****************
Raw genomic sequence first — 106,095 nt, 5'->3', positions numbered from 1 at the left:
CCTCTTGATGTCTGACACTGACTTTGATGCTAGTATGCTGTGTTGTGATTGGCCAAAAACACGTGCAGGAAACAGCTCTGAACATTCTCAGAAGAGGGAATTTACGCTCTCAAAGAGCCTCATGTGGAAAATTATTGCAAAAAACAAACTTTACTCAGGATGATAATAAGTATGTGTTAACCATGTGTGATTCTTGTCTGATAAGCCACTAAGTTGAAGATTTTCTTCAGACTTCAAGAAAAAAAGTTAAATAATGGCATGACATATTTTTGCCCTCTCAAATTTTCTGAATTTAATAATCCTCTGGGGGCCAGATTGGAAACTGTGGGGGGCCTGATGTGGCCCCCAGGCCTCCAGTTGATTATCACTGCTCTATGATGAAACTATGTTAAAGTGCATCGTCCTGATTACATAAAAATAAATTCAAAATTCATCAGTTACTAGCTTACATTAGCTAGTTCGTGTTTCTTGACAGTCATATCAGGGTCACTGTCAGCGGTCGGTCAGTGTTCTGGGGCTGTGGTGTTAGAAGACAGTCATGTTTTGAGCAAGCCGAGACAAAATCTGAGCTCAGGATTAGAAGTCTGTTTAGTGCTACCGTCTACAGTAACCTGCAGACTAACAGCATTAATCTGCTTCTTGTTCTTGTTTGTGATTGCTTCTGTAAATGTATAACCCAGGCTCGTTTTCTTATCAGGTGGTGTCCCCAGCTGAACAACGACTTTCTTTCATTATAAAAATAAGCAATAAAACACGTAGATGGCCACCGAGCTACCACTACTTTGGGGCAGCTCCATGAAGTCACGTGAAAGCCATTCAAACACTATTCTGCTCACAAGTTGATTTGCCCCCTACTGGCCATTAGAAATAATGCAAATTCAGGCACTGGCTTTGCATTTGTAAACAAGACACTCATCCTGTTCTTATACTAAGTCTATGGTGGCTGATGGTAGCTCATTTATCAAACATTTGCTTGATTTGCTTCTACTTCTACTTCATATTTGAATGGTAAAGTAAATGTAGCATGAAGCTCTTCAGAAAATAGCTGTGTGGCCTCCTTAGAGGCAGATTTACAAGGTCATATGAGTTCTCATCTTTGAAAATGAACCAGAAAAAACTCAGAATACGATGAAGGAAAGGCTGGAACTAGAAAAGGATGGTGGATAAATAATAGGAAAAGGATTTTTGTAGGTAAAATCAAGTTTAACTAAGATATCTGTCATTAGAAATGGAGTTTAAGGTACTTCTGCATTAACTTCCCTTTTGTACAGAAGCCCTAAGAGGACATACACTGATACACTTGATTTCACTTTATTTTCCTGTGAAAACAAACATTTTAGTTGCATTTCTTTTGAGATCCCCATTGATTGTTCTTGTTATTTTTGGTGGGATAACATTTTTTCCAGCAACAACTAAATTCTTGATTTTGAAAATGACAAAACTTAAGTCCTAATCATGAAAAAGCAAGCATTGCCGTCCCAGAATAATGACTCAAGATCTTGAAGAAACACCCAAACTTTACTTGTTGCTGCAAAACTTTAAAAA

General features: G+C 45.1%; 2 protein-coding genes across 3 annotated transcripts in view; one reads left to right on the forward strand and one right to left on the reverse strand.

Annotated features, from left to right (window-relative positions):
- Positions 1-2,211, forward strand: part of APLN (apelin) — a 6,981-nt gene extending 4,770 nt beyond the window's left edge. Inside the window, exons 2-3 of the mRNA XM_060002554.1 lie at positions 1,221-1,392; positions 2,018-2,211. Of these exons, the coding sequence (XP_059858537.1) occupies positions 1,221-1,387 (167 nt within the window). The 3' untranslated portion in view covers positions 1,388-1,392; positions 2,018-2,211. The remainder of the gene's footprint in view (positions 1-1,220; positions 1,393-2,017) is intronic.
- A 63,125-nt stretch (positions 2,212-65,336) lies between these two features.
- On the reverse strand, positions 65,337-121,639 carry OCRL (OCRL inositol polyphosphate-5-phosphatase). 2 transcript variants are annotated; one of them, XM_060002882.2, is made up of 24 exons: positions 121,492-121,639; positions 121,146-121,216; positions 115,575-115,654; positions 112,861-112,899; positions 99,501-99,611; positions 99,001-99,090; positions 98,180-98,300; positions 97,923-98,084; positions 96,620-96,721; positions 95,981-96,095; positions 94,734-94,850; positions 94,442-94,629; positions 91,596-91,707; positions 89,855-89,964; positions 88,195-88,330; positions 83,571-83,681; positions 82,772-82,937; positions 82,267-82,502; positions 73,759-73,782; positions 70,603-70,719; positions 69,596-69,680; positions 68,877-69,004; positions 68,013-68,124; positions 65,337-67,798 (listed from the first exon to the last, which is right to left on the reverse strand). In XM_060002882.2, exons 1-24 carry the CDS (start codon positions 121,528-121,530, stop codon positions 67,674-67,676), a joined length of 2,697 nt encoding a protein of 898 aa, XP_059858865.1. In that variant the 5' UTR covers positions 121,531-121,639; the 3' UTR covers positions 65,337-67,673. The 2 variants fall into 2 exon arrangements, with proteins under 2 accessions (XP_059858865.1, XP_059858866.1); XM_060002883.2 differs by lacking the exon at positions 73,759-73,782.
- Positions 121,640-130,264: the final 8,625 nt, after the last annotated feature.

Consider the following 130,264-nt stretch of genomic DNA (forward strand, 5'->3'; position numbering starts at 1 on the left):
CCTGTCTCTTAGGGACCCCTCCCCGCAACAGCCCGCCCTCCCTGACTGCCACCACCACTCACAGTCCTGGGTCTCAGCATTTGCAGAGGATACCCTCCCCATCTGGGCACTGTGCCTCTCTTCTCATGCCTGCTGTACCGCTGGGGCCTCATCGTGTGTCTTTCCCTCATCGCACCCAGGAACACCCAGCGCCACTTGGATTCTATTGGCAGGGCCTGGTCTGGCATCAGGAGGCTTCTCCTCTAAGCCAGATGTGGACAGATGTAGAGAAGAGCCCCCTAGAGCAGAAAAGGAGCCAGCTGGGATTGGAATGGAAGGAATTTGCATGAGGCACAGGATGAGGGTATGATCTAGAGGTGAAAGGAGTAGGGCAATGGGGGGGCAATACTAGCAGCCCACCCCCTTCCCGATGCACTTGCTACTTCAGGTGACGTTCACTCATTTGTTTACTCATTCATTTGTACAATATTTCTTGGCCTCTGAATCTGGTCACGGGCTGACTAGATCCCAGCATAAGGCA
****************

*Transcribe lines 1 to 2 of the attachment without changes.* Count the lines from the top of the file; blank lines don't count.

Raw genomic sequence first — 106,095 nt, 5'->3', positions numbered from 1 at the left:
CCTCTTGATGTCTGACACTGACTTTGATGCTAGTATGCTGTGTTGTGATTGGCCAAAAACACGTGCAGGAAACAGCTCTGAACATTCTCAGAAGAGGGAATTTACGCTCTCAAAGAGCCTCATGTGGAAAATTATTGCAAAAAACAAACTTTACTCAGGATGATAATAAGTATGTGTTAACCATGTGTGATTCTTGTCTGATAAGCCACTAAGTTGAAGATTTTCTTCAGACTTCAAGAAAAAAAGTTAAATAATGGCATGACATATTTTTGCCCTCTCAAATTTTCTGAATTTAATAATCCTCTGGGGGCCAGATTGGAAACTGTGGGGGGCCTGATGTGGCCCCCAGGCCTCCAGTTGATTATCACTGCTCTATGATGAAACTATGTTAAAGTGCATCGTCCTGATTACATAAAAATAAATTCAAAATTCATCAGTTACTAGCTTACATTAGCTAGTTCGTGTTTCTTGACAGTCATATCAGGGTCACTGTCAGCGGTCGGTCAGTGTTCTGGGGCTGTGGTGTTAGAAGACAGTCATGTTTTGAGCAAGCCGAGACAAAATCTGAGCTCAGGATTAGAAGTCTGTTTAGTGCTACCGTCTACAGTAACCTGCAGACTAACAGCATTAATCTGCTTCTTGTTCTTGTTTGTGATTGCTTCTGTAAATGTATAACCCAGGCTCGTTTTCTTATCAGGTGGTGTCCCCAGCTGAACAACGACTTTCTTTCATTATAAAAATAAGCAATAAAACACGTAGATGGCCACCGAGCTACCACTACTTTGGGGCAGCTCCATGAAGTCACGTGAAAGCCATTCAAACACTATTCTGCTCACAAGTTGATTTGCCCCCTACTGGCCATTAGAAATAATGCAAATTCAGGCACTGGCTTTGCATTTGTAAACAAGACACTCATCCTGTTCTTATACTAAGTCTATGGTGGCTGATGGTAGCTCATTTATCAAACATTTGCTTGATTTGCTTCTACTTCTACTTCATATTTGAATGGTAAAGTAAATGTAGCATGAAGCTCTTCAGAAAATAGCTGTGTGGCCTCCTTAGAGGCAGATTTACAAGGTCATATGAGTTCTCATCTTTGAAAATGAACCAGAAAAAACTCAGAATACGATGAAGGAAAGGCTGGAACTAGAAAAGGATGGTGGATAAATAATAGGAAAAGGATTTTTGTAGGTAAAATCAAGTTTAACTAAGATATCTGTCATTAGAAATGGAGTTTAAGGTACTTCTGCATTAACTTCCCTTTTGTACAGAAGCCCTAAGAGGACATACACTGATACACTTGATTTCACTTTATTTTCCTGTGAAAACAAACATTTTAGTTGCATTTCTTTTGAGATCCCCATTGATTGTTCTTGTTATTTTTGGTGGGATAACATTTTTTCCAGCAACAACTAAATTCTTGATTTTGAAAATGACAAAACTTAAGTCCTAATCATGAAAAAGCAAGCATTGCCGTCCCAGAATAATGACTCAAGATCTTGAAGAAACACCCAAACTTTACTTGTTGCTGCAAAACTTTAAAAA